13 July 2023

The Threads that Bind – Janine Whale


Ngā Hononga. Common Threads.

The trappings of fashion are all around us – as ways to express style and personality in the everyday, or when adorning ourselves for special occasions. Behind the fabric and the clothing are the artists whose visions shape the wearable art we spend our lives in. Janine Whale, Philippa O’Brien and Shona Tawhiao have each dedicated themselves to the fashion world. Though at different points in their careers, they are all bound by love to the craft. Here’s Janine’s story.

Woman sits in her studio

"I convinced my husband to downsize our bedroom so that I can have this as my studio. So this is a jewellery space, knitting space, sewing space – I love sewing – office space. And then storage – I daren't open the doors of the wardrobe!" Janine says.

There is a remarkable piece of jewellery on display in a showroom in the Town Basin of Whangārei – a collar of incredibly fine knitted silver wire. A literal neck-lace undulating like fabric in the wind, it’s the work of Whangārei-based textile artist Janine Whale, and it is one of her first forays into the world of fine jewellery.

Janine, 51, is a lifelong knitter. She inherited her passion for the ancient craft via her mother and grandmothers. “It’s really interesting looking back at your history, your whakapapa,” she says. “Both of my grandmothers knitted. My Nana Joan was a crochet/tatter/knitter – she was into lacy things. My other nana, Nana Ray, she was a resourceful woman who raised six children on her own after her husband died. And her knitting was a very different style. She would unpick jerseys from the Goodwill shop, hold lots of strands together and knit these chunky, cosy blankets. My mother was a spinner. I can’t remember who exactly taught me to knit, but it was probably my mum, and my nanas would help me when we’d visit in the holidays.”

Woman creating knitting pattern
Janine says, “I started off with the intention of creating knitting patterns because I could see that as a way of attracting an income to what I was loving. I knitted some of my colleagues at the hospital gifts, and one of them was a necklace out of silver wire – it was just a simple leaf – and as a consequence of that, a local gallery owner invited me to submit some jewellery for a show.”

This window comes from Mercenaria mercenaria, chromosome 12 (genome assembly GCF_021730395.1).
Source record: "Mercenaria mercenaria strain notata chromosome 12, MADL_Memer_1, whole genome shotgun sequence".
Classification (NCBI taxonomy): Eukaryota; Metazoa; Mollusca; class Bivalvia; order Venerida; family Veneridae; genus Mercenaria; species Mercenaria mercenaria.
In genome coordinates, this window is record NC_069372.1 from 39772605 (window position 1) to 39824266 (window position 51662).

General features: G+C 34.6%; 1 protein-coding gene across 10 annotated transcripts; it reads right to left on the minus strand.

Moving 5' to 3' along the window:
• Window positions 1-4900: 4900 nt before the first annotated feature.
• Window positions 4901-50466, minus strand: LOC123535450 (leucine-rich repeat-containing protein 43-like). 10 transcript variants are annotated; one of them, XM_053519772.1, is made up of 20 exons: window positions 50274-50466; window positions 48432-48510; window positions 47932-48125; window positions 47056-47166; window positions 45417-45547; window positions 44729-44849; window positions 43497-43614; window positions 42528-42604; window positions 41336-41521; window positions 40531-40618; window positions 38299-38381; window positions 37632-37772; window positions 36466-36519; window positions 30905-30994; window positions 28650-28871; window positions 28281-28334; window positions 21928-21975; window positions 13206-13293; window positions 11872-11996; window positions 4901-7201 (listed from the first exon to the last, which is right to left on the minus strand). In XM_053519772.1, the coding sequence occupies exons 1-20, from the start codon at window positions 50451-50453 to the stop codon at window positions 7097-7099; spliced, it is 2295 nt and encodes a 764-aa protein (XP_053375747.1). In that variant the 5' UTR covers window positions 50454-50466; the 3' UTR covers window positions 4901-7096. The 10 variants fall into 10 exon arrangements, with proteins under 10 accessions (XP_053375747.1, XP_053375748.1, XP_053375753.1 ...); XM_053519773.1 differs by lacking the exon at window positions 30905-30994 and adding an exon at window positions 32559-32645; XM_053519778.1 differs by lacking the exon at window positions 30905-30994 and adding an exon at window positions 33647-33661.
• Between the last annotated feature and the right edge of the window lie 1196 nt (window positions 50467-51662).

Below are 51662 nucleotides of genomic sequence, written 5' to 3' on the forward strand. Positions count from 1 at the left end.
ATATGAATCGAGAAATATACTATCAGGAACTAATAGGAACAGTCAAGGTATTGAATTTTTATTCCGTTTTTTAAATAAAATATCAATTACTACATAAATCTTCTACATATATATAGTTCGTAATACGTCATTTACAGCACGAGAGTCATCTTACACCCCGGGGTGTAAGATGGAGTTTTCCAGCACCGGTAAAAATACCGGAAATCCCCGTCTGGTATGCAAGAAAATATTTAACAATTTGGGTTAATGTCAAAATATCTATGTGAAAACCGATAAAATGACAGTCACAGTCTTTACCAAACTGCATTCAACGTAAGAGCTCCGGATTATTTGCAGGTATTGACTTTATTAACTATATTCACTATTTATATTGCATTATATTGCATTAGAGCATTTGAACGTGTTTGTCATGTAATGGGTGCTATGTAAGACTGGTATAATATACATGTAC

Though knitting was a part of her upbringing, it was when Janine was studying paediatrics that she truly discovered the joy of her craft. “Knitting was a faithful companion while I was doing medicine,” she explains. “Because you’re doing something with your hands, it gives you permission to think about things without feeling like you’re wasting your time. I would use knitting as a rhythm for processing thoughts.”

Her paediatric practice brought Janine and her husband, Adrian, to Whangārei in 2003, when she started working at Whangārei Hospital. Their two children – Leah, 21, and Bryn, 16 – were raised in Whangārei while Janine practiced medicine at work and developed the artistic side to her knitting at home. “I started becoming more interested in doing my own thing with knitting rather than using patterns. I ended up pursuing studies in hand-knit textile and design by distance learning.”

Woman's hands knitting
Janine’s designs, available on pattern website Ravelry, include sweaters, hats and scarves, and knitted tees, among other items.

Top: The pattern making process is much longer than Janine originally assumed – around six months – but it remains a labour of love. “I usually design something that I want to wear,” she says. “I’ll start with a shape that I love and then I’ll think about what kind of texture I want it to have. Or I’ll have a concept – like a technique – and I’ll think, ‘How can I best display this technique?’” Above: Janine is a knitting artist and patternmaker. “I was also really taken with what you can achieve when you knit with a different fibre and so I started knitting more jewellery from there,” she says.